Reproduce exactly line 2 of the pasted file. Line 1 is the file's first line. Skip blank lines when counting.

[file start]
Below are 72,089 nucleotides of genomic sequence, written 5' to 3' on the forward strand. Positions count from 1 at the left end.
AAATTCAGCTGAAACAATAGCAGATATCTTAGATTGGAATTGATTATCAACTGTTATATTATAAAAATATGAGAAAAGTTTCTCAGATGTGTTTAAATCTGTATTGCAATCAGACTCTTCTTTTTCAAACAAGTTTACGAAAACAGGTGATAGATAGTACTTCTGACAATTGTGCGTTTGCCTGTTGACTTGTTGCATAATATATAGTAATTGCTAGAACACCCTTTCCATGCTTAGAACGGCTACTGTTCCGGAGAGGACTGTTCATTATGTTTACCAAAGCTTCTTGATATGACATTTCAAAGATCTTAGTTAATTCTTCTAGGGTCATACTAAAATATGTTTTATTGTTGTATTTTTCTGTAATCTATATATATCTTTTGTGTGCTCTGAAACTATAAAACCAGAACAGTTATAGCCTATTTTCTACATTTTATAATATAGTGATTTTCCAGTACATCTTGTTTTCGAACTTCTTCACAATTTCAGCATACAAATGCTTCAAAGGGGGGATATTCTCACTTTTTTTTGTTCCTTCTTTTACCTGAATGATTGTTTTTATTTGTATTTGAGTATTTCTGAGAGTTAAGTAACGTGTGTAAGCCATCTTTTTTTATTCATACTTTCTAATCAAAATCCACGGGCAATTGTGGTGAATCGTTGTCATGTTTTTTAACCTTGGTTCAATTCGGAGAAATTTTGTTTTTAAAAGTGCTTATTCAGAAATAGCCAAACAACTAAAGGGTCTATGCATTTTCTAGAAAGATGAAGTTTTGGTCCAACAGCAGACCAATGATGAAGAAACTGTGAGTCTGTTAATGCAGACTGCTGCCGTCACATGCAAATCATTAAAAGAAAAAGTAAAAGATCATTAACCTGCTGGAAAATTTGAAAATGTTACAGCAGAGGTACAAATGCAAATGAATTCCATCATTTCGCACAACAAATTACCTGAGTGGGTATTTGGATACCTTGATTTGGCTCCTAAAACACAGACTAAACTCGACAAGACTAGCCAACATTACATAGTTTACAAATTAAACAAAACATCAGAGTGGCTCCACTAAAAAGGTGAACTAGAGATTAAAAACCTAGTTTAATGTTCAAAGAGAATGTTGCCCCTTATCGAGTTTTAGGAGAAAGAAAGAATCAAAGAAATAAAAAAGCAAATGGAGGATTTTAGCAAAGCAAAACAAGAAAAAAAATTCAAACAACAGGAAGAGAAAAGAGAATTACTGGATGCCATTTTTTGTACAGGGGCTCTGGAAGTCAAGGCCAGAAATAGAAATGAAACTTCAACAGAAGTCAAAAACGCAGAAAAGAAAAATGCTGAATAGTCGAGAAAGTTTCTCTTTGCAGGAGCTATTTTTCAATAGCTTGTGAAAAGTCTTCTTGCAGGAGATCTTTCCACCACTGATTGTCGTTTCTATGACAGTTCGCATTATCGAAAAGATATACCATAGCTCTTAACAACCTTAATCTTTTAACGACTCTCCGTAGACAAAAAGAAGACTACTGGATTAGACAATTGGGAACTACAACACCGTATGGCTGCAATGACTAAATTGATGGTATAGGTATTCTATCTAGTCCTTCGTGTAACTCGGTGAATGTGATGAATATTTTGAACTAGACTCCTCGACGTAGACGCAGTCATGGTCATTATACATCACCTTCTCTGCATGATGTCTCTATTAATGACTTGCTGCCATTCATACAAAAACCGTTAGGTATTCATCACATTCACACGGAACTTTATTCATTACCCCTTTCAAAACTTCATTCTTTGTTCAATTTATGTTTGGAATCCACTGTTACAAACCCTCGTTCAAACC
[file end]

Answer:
AAATTCAGCTGAAACAATAGCAGATATCTTAGATTGGAATTGATTATCAACTGTTATATTATAAAAATATGAGAAAAGTTTCTCAGATGTGTTTAAATCTGTATTGCAATCAGACTCTTCTTTTTCAAACAAGTTTACGAAAACAGGTGATAGATAGTACTTCTGACAATTGTGCGTTTGCCTGTTGACTTGTTGCATAATATATAGTAATTGCTAGAACACCCTTTCCATGCTTAGAACGGCTACTGTTCCGGAGAGGACTGTTCATTATGTTTACCAAAGCTTCTTGATATGACATTTCAAAGATCTTAGTTAATTCTTCTAGGGTCATACTAAAATATGTTTTATTGTTGTATTTTTCTGTAATCTATATATATCTTTTGTGTGCTCTGAAACTATAAAACCAGAACAGTTATAGCCTATTTTCTACATTTTATAATATAGTGATTTTCCAGTACATCTTGTTTTCGAACTTCTTCACAATTTCAGCATACAAATGCTTCAAAGGGGGGATATTCTCACTTTTTTTTGTTCCTTCTTTTACCTGAATGATTGTTTTTATTTGTATTTGAGTATTTCTGAGAGTTAAGTAACGTGTGTAAGCCATCTTTTTTTATTCATACTTTCTAATCAAAATCCACGGGCAATTGTGGTGAATCGTTGTCATGTTTTTTAACCTTGGTTCAATTCGGAGAAATTTTGTTTTTAAAAGTGCTTATTCAGAAATAGCCAAACAACTAAAGGGTCTATGCATTTTCTAGAAAGATGAAGTTTTGGTCCAACAGCAGACCAATGATGAAGAAACTGTGAGTCTGTTAATGCAGACTGCTGCCGTCACATGCAAATCATTAAAAGAAAAAGTAAAAGATCATTAACCTGCTGGAAAATTTGAAAATGTTACAGCAGAGGTACAAATGCAAATGAATTCCATCATTTCGCACAACAAATTACCTGAGTGGGTATTTGGATACCTTGATTTGGCTCCTAAAACACAGACTAAACTCGACAAGACTAGCCAACATTACATAGTTTACAAATTAAACAAAACATCAGAGTGGCTCCACTAAAAAGGTGAACTAGAGATTAAAAACCTAGTTTAATGTTCAAAGAGAATGTTGCCCCTTATCGAGTTTTAGGAGAAAGAAAGAATCAAAGAAATAAAAAAGCAAATGGAGGATTTTAGCAAAGCAAAACAAGAAAAAAAATTCAAACAACAGGAAGAGAAAAGAGAATTACTGGATGCCATTTTTTGTACAGGGGCTCTGGAAGTCAAGGCCAGAAATAGAAATGAAACTTCAACAGAAGTCAAAAACGCAGAAAAGAAAAATGCTGAATAGTCGAGAAAGTTTCTCTTTGCAGGAGCTATTTTTCAATAGCTTGTGAAAAGTCTTCTTGCAGGAGATCTTTCCACCACTGATTGTCGTTTCTATGACAGTTCGCATTATCGAAAAGATATACCATAGCTCTTAACAACCTTAATCTTTTAACGACTCTCCGTAGACAAAAAGAAGACTACTGGATTAGACAATTGGGAACTACAACACCGTATGGCTGCAATGACTAAATTGATGGTATAGGTATTCTATCTAGTCCTTCGTGTAACTCGGTGAATGTGATGAATATTTTGAACTAGACTCCTCGACGTAGACGCAGTCATGGTCATTATACATCACCTTCTCTGCATGATGTCTCTATTAATGACTTGCTGCCATTCATACAAAAACCGTTAGGTATTCATCACATTCACACGGAACTTTATTCATTACCCCTTTCAAAACTTCATTCTTTGTTCAATTTATGTTTGGAATCCACTGTTACAAACCCTCGTTCAAACC